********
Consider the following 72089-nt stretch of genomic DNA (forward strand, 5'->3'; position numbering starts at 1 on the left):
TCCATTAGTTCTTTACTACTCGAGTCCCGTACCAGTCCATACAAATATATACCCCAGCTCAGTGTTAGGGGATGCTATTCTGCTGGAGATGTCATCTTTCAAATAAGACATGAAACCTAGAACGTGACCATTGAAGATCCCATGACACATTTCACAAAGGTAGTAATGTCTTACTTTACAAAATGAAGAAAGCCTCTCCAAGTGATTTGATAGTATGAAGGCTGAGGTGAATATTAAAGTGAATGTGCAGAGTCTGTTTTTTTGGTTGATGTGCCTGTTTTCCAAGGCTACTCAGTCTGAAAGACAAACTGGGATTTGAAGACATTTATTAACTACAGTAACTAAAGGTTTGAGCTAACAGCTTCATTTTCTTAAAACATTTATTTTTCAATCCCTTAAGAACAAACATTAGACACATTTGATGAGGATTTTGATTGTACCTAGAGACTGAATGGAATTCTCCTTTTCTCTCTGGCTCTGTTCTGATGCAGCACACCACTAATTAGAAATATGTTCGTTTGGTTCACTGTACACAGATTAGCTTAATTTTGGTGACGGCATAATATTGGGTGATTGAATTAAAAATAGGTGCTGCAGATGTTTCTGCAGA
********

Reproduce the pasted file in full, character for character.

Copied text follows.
Consider the following 72089-nt stretch of genomic DNA (forward strand, 5'->3'; position numbering starts at 1 on the left):
TCCATTAGTTCTTTACTACTCGAGTCCCGTACCAGTCCATACAAATATATACCCCAGCTCAGTGTTAGGGGATGCTATTCTGCTGGAGATGTCATCTTTCAAATAAGACATGAAACCTAGAACGTGACCATTGAAGATCCCATGACACATTTCACAAAGGTAGTAATGTCTTACTTTACAAAATGAAGAAAGCCTCTCCAAGTGATTTGATAGTATGAAGGCTGAGGTGAATATTAAAGTGAATGTGCAGAGTCTGTTTTTTTGGTTGATGTGCCTGTTTTCCAAGGCTACTCAGTCTGAAAGACAAACTGGGATTTGAAGACATTTATTAACTACAGTAACTAAAGGTTTGAGCTAACAGCTTCATTTTCTTAAAACATTTATTTTTCAATCCCTTAAGAACAAACATTAGACACATTTGATGAGGATTTTGATTGTACCTAGAGACTGAATGGAATTCTCCTTTTCTCTCTGGCTCTGTTCTGATGCAGCACACCACTAATTAGAAATATGTTCGTTTGGTTCACTGTACACAGATTAGCTTAATTTTGGTGACGGCATAATATTGGGTGATTGAATTAAAAATAGGTGCTGCAGATGTTTCTGCAGA